Chief Justice Roberts and Justice Souter Argue Over Who Is More Gay
As Linda Greenhouse reports in today's Times, Chief Justice Roberts and Justice Souter got a little snippy with each other, in their dueling opinions in Georgia v. Randolph. Justice Souter, writing for the majority, found that the Fourth Amendment was violated when police accepted a wife's consent to search the premises, since the husband objected. Chief Justice Roberts wrote a vigorous dissent.
Now, bench-slappery -- the practice of judges getting personal with each other in their opinions -- is nothing new. But the specific nasty comments in this case are worth looking at.
(In the finest SCOTUS tradition, the insults are all buried in the footnotes; it's embarrassing to have such stuff in the main body of the opinion. Also, this way the justices can blame their law clerks for the childish barbs.)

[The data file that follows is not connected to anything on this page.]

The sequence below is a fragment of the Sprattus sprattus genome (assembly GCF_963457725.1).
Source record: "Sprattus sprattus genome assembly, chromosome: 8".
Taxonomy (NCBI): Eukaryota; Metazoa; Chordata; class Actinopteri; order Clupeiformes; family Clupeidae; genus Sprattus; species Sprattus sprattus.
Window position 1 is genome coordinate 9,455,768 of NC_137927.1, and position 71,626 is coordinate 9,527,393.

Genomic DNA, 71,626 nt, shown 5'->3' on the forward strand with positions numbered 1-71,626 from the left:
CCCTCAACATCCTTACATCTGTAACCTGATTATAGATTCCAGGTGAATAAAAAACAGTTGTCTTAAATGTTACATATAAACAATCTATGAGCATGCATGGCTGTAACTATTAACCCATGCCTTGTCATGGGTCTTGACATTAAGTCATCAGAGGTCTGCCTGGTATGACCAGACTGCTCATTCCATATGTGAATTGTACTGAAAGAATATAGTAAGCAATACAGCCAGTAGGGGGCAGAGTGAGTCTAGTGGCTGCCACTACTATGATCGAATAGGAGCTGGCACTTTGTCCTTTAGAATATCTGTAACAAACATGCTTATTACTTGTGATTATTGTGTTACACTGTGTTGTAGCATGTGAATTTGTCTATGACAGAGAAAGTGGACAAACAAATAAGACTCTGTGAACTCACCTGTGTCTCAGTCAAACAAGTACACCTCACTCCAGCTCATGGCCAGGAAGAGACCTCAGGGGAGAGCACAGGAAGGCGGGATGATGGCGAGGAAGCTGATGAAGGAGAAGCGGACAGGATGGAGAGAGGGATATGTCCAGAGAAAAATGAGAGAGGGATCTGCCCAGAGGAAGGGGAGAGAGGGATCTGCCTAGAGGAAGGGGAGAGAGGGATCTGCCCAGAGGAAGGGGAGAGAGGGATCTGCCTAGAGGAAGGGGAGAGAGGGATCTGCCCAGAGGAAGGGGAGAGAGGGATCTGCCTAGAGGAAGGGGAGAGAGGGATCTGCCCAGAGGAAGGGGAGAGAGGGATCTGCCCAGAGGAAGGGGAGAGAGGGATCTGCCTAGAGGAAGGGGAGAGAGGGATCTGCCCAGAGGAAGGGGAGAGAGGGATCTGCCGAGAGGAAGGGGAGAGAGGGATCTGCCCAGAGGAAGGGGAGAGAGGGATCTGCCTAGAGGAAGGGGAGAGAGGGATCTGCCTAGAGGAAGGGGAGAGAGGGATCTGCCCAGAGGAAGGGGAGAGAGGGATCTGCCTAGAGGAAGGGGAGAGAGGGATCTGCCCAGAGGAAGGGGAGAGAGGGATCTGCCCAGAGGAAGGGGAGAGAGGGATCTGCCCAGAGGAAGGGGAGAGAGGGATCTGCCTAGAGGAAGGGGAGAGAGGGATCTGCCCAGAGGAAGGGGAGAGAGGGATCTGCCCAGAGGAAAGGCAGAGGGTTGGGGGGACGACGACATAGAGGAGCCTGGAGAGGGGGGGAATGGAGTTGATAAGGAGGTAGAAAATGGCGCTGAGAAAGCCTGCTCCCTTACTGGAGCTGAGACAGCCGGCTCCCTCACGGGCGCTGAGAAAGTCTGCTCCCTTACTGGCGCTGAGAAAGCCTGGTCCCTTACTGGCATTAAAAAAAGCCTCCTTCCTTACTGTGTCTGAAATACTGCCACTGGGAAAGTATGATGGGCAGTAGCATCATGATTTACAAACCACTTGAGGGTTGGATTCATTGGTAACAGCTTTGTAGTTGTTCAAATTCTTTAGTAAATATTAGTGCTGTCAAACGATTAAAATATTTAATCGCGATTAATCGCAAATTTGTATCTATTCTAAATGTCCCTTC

Chief Justice Roberts called Justice Souter's opinion "a bit overwrought." Translation: "You're gay!"
Justice Souter responded by dismissing one of the Chief Justice Roberts's arguments as a "red herring." Do we need to spell it out for you? Herring = IKEA = GAY.
Jeez, guys, come on! We understand that "judges are people too," and you guys are entitled to squabble every now and then. But do you really need to resort to the playground cliches of "You're gay!" and "I know you are but what am I"?